Red-hot Nikkei eclipses 13,000 as dollar briefly tests ¥99


Tokyo stocks advanced to their highest level in 4½ years, closing Monday above 13,000 for the first time since August 2008, as the yen’s slide and the Bank of Japan’s bold credit easing measures continued to buoy exporters and financial issues.

The 225-issue Nikkei average gained 358.95 points, or 2.80 percent, from Friday, to close at 13,192.59, its highest since Aug. 12, 2008. It rose as high as 13,225.22.

The broader Topix index of all first-section issues on the TSE added 35.50 points, or 3.33 percent, to close at 1,101.74.

Stocks rose almost across the board with the Nikkei briefly soaring more than 3 percent, as financials and exporters continued benefitting from the BOJ’s decision last week to expand monetary easing on an unprecedented scale, brokers said.

The dollar climbed above the ¥99 mark for the first time since May 2009 in late Tokyo trading Monday on continued yen-selling prompted by the BOJ’s unorthodox policy.

At 5 p.m., the dollar was quoted at ¥98.83-84, compared with ¥97.51-61 in New York and ¥96.30-32 in Tokyo at 5 p.m. Friday. It moved between ¥98.08 and ¥99.03 during the day, changing hands most frequently at ¥98.60. The euro fetched ¥128.42-46 against ¥126.72-82 in New York and ¥124.31-35 in Tokyo late Friday.

“The market was lifted by the dollar’s advance to the ¥98 range. The central bank’s announcement is still having a huge impact on the market,” said Takashi Hiroki, chief strategist at Monex Inc. “The dollar climbing to the ¥100 level is coming in sight,” adding to expectations of improving performances by exporters.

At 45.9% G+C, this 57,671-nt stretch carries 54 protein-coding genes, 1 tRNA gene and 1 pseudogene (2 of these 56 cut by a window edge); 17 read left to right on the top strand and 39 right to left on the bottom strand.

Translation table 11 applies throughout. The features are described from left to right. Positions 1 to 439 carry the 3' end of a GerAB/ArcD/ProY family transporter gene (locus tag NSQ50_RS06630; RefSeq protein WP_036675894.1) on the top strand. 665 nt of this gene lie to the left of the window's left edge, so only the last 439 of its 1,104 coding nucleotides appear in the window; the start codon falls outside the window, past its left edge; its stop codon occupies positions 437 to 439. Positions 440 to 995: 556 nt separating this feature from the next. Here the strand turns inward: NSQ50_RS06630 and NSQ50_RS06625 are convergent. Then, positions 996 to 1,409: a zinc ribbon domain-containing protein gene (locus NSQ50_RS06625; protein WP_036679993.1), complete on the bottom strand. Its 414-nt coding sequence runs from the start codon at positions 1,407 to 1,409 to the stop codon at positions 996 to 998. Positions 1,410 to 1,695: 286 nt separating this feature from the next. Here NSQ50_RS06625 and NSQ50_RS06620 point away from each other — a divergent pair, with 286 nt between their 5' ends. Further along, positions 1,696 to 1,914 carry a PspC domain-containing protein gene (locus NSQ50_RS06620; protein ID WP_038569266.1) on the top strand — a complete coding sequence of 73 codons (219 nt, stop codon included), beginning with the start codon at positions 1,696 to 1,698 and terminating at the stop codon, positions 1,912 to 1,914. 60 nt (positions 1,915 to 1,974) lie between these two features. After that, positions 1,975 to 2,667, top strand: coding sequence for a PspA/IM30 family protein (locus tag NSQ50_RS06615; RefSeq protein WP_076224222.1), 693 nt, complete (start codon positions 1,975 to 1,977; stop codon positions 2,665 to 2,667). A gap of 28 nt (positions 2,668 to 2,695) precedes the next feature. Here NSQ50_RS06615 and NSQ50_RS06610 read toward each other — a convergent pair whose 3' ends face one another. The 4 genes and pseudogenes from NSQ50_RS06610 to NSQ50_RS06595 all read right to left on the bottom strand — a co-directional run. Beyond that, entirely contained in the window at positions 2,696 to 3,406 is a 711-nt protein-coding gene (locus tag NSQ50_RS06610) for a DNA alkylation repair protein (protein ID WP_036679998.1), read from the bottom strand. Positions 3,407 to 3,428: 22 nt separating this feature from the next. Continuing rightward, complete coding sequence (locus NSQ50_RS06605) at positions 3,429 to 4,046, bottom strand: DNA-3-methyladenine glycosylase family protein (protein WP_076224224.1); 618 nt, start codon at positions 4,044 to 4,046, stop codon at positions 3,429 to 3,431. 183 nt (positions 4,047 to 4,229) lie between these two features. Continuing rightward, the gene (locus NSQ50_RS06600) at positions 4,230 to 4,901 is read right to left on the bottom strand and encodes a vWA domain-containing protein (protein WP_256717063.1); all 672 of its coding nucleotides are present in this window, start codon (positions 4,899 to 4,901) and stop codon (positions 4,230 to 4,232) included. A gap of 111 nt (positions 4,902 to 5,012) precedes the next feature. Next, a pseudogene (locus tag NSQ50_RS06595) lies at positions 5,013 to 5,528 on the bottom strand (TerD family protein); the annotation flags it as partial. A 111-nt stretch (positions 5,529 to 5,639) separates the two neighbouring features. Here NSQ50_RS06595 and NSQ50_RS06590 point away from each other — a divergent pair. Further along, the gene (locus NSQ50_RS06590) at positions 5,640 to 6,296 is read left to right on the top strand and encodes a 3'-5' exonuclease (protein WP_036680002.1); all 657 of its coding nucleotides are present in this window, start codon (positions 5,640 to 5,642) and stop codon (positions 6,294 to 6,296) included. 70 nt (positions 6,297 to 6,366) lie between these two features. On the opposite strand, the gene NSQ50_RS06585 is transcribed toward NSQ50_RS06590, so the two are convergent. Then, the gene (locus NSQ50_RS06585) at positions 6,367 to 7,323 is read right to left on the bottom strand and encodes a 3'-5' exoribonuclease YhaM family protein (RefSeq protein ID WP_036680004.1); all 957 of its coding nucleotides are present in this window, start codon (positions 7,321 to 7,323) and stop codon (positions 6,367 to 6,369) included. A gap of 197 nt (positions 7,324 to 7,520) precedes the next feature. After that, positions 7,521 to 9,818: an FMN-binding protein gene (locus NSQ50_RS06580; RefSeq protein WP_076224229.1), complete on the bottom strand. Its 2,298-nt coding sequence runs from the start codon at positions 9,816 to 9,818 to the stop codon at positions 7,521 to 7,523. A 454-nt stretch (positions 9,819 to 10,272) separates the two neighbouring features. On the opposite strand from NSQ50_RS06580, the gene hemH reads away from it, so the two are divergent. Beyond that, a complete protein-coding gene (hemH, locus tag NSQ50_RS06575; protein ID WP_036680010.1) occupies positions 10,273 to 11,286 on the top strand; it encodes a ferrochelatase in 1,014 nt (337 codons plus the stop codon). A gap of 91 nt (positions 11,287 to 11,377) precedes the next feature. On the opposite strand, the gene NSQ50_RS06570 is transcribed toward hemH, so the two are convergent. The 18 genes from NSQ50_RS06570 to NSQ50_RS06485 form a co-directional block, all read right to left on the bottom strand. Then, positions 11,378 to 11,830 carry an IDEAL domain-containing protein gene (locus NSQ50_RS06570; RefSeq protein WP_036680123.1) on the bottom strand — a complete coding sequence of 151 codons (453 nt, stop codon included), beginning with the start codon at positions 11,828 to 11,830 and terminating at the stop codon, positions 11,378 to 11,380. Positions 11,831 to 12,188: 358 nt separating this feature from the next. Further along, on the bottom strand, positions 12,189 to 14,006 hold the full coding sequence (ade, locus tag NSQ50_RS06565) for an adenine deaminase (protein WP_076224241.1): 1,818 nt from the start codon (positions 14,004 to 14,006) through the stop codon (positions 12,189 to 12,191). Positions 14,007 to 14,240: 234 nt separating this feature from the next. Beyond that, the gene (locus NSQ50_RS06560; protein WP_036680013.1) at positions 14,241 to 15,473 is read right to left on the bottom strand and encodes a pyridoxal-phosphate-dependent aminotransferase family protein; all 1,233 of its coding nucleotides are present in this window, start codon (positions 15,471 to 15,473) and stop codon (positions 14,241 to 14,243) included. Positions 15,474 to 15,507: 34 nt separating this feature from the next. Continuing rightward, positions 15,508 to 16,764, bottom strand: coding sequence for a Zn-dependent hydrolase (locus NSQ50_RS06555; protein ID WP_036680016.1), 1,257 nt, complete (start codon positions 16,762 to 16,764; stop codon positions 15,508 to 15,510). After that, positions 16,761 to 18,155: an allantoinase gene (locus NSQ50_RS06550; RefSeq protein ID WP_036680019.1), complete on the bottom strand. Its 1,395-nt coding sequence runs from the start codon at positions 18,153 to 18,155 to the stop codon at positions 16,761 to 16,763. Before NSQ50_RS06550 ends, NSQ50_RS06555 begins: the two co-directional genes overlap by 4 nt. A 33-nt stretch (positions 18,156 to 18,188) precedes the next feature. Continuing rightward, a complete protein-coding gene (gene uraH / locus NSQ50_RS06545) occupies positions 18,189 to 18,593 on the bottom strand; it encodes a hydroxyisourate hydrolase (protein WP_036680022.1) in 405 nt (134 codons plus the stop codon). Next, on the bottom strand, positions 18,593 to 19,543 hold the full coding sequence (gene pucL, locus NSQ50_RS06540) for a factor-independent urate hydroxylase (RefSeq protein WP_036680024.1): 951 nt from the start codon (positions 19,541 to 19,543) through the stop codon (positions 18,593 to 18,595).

Capital Economics said a further significant fall in the yen probably lies ahead, predicting the dollar to hit ¥105 at the end of 2013 and ¥120 at the end of 2014.

Among exporters, Toyota Motor rose ¥210, or 4.1 percent, to ¥5,300 and Honda Motor gained ¥135, or 3.7 percent, to ¥3,805. Suzuki Motor was up ¥170, or 8.1 percent, to ¥2,261.

Despite technical indicators showing selling pressure, “the market was incredibly strong,” said Hiroichi Nishi, assistant general manager of equity research at SMBC Nikko Securities Inc, noting the TSE is attracting robust demand amid hopes for economic and fiscal policies advocated under Prime Minister Shinzo Abe.

  • It’s only going up because the yen is going down. The companies and the country are not any more productive than they were 6 months ago. Or two years ago.

    All that is accomplished by this inflation is higher prices; which is in effect, another tax. The Japanese people are being further robbed by the state (in the name of helping them). Their salaries are worth 20% less than they were worth in October 2 years ago. If you live in Japan, you may have already noticed the higher prices on various goods and services within the last 6 months.

    This will continue to get worse as the government, in the attempt to stir progress and productivity, continue to evade that its interference is what caused these two lost decades in the first place — and that more interference can only result in ensuring a third.